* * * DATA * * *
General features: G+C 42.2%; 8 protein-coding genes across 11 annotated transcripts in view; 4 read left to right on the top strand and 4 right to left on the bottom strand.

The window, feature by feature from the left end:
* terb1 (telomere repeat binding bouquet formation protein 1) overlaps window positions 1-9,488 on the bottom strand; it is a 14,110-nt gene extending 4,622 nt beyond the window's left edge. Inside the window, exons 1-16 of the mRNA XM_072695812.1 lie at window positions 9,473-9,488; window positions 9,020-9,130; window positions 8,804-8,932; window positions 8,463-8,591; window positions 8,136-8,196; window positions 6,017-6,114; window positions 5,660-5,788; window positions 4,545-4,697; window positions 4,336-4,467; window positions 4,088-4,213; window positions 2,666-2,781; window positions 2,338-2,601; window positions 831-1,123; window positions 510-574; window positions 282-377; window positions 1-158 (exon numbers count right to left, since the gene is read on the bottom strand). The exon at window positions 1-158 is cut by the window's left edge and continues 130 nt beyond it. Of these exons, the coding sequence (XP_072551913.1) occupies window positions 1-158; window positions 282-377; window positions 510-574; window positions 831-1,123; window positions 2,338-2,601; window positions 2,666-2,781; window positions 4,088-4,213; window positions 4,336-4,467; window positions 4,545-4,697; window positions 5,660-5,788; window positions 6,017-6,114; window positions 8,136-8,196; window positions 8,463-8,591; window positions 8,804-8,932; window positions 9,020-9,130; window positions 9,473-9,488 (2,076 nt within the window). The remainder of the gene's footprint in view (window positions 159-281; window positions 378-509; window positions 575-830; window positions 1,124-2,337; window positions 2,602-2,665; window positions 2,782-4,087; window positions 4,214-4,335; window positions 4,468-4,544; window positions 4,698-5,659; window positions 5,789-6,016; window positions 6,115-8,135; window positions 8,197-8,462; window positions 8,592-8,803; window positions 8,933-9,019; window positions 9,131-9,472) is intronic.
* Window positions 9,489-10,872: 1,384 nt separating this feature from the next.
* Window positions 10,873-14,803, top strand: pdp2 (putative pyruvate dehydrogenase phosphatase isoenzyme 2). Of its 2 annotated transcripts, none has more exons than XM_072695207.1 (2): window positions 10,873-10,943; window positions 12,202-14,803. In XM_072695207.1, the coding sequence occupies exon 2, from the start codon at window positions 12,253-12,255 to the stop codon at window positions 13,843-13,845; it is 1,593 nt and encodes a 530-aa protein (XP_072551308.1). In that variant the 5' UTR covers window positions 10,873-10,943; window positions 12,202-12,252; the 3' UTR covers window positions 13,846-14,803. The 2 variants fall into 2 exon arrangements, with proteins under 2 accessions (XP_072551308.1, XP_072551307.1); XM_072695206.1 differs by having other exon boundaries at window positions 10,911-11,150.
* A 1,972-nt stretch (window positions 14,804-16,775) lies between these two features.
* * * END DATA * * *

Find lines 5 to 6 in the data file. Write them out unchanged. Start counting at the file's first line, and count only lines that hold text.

* Window positions 10,873-14,803, top strand: pdp2 (putative pyruvate dehydrogenase phosphatase isoenzyme 2). Of its 2 annotated transcripts, none has more exons than XM_072695207.1 (2): window positions 10,873-10,943; window positions 12,202-14,803. In XM_072695207.1, the coding sequence occupies exon 2, from the start codon at window positions 12,253-12,255 to the stop codon at window positions 13,843-13,845; it is 1,593 nt and encodes a 530-aa protein (XP_072551308.1). In that variant the 5' UTR covers window positions 10,873-10,943; window positions 12,202-12,252; the 3' UTR covers window positions 13,846-14,803. The 2 variants fall into 2 exon arrangements, with proteins under 2 accessions (XP_072551308.1, XP_072551307.1); XM_072695206.1 differs by having other exon boundaries at window positions 10,911-11,150.
* A 1,972-nt stretch (window positions 14,804-16,775) lies between these two features.